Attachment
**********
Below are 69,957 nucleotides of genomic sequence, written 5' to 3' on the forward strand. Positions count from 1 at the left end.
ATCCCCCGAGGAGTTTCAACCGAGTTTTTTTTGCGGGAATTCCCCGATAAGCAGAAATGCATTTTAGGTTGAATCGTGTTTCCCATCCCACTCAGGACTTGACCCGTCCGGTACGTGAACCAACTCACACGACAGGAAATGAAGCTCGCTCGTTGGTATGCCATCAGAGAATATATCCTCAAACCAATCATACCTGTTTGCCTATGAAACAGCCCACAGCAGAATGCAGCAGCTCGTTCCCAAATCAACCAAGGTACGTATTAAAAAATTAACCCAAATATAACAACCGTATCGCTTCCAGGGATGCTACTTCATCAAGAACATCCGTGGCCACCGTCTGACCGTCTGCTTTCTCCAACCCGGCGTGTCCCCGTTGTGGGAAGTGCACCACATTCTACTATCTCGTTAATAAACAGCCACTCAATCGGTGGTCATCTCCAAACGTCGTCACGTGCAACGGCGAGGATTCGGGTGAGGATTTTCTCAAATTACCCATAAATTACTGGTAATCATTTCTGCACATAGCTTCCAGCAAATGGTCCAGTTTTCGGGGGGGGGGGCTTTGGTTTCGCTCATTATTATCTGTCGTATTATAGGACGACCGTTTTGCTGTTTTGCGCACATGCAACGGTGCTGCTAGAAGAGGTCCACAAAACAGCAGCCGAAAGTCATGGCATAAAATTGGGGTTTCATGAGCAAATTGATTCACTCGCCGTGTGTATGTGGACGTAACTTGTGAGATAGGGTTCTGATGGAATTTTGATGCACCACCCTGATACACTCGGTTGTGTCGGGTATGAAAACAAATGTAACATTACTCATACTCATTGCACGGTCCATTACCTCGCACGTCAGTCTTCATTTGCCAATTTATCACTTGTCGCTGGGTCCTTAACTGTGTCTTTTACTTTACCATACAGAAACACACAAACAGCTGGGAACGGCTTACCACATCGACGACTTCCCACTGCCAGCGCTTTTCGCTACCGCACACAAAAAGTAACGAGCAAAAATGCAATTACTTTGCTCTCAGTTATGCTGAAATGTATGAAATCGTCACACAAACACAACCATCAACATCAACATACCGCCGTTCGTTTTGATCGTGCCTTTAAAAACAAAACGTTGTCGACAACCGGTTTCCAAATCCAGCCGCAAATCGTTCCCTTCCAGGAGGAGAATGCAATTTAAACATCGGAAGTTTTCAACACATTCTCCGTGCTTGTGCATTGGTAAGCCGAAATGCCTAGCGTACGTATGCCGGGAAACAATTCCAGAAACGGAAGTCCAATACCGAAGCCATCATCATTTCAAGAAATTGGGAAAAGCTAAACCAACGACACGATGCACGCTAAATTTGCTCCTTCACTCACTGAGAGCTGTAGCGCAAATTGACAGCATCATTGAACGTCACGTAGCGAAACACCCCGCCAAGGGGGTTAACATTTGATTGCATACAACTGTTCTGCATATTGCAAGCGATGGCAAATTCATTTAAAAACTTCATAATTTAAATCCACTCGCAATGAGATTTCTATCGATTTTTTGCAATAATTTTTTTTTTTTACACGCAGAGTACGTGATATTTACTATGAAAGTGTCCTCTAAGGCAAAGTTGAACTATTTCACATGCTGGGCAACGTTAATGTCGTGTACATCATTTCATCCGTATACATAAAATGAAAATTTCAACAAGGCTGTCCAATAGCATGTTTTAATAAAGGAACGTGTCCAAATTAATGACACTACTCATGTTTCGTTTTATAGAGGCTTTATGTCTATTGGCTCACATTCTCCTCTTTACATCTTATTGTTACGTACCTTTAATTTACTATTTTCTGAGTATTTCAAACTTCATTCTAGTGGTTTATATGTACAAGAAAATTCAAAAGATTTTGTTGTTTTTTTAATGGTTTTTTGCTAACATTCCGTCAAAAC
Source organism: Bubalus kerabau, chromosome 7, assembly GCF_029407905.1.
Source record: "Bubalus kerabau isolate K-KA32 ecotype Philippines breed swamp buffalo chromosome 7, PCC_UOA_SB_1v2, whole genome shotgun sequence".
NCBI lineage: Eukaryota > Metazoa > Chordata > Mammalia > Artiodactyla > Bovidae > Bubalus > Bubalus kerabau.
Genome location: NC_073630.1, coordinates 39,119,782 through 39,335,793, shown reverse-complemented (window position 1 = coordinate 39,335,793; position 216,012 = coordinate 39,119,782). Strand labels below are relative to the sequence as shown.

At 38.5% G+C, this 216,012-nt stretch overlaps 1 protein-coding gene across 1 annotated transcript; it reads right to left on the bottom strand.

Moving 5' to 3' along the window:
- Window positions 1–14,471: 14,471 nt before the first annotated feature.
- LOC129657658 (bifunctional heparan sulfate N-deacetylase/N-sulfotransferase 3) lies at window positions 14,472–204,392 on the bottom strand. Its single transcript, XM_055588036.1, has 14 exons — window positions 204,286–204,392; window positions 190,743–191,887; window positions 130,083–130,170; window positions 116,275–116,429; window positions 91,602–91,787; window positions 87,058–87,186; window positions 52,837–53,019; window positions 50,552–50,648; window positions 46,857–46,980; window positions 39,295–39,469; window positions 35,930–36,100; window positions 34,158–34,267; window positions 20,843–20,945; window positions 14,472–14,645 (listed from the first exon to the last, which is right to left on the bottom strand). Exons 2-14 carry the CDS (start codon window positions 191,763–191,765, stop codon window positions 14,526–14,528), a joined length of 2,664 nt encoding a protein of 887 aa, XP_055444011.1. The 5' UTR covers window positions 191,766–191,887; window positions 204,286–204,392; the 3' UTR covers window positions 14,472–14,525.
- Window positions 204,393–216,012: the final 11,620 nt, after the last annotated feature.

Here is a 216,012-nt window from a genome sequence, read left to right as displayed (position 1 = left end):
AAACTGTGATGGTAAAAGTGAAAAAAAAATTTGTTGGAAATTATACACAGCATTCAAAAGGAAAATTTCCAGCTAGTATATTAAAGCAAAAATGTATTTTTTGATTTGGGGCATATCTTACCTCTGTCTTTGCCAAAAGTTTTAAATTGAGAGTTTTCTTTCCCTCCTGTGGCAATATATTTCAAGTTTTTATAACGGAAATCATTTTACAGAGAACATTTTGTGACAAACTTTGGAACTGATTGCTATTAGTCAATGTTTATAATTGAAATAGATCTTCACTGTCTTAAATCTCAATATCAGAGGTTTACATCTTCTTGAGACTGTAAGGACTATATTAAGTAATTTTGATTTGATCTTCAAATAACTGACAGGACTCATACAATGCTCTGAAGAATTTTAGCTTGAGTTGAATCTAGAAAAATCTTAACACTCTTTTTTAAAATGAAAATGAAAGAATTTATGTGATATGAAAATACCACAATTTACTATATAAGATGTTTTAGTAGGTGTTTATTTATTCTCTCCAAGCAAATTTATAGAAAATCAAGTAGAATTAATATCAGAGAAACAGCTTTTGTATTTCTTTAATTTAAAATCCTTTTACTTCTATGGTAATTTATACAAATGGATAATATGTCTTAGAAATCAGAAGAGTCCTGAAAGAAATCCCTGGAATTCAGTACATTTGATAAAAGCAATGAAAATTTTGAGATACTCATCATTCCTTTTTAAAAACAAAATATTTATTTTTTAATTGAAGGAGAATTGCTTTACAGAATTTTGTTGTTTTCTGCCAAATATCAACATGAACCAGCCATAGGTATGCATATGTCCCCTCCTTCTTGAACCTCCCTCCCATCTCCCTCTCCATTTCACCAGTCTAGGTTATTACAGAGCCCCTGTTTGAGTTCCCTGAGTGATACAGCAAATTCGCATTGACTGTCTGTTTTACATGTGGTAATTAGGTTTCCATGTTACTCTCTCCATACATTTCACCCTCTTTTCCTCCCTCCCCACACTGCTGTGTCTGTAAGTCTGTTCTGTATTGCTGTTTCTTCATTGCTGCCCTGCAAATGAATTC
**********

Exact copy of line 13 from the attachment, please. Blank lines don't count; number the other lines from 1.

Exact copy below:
AAACTGTGATGGTAAAAGTGAAAAAAAAATTTGTTGGAAATTATACACAGCATTCAAAAGGAAAATTTCCAGCTAGTATATTAAAGCAAAAATGTATTTTTTGATTTGGGGCATATCTTACCTCTGTCTTTGCCAAAAGTTTTAAATTGAGAGTTTTCTTTCCCTCCTGTGGCAATATATTTCAAGTTTTTATAACGGAAATCATTTTACAGAGAACATTTTGTGACAAACTTTGGAACTGATTGCTATTAGTCAATGTTTATAATTGAAATAGATCTTCACTGTCTTAAATCTCAATATCAGAGGTTTACATCTTCTTGAGACTGTAAGGACTATATTAAGTAATTTTGATTTGATCTTCAAATAACTGACAGGACTCATACAATGCTCTGAAGAATTTTAGCTTGAGTTGAATCTAGAAAAATCTTAACACTCTTTTTTAAAATGAAAATGAAAGAATTTATGTGATATGAAAATACCACAATTTACTATATAAGATGTTTTAGTAGGTGTTTATTTATTCTCTCCAAGCAAATTTATAGAAAATCAAGTAGAATTAATATCAGAGAAACAGCTTTTGTATTTCTTTAATTTAAAATCCTTTTACTTCTATGGTAATTTATACAAATGGATAATATGTCTTAGAAATCAGAAGAGTCCTGAAAGAAATCCCTGGAATTCAGTACATTTGATAAAAGCAATGAAAATTTTGAGATACTCATCATTCCTTTTTAAAAACAAAATATTTATTTTTTAATTGAAGGAGAATTGCTTTACAGAATTTTGTTGTTTTCTGCCAAATATCAACATGAACCAGCCATAGGTATGCATATGTCCCCTCCTTCTTGAACCTCCCTCCCATCTCCCTCTCCATTTCACCAGTCTAGGTTATTACAGAGCCCCTGTTTGAGTTCCCTGAGTGATACAGCAAATTCGCATTGACTGTCTGTTTTACATGTGGTAATTAGGTTTCCATGTTACTCTCTCCATACATTTCACCCTCTTTTCCTCCCTCCCCACACTGCTGTGTCTGTAAGTCTGTTCTGTATTGCTGTTTCTTCATTGCTGCCCTGCAAATGAATTC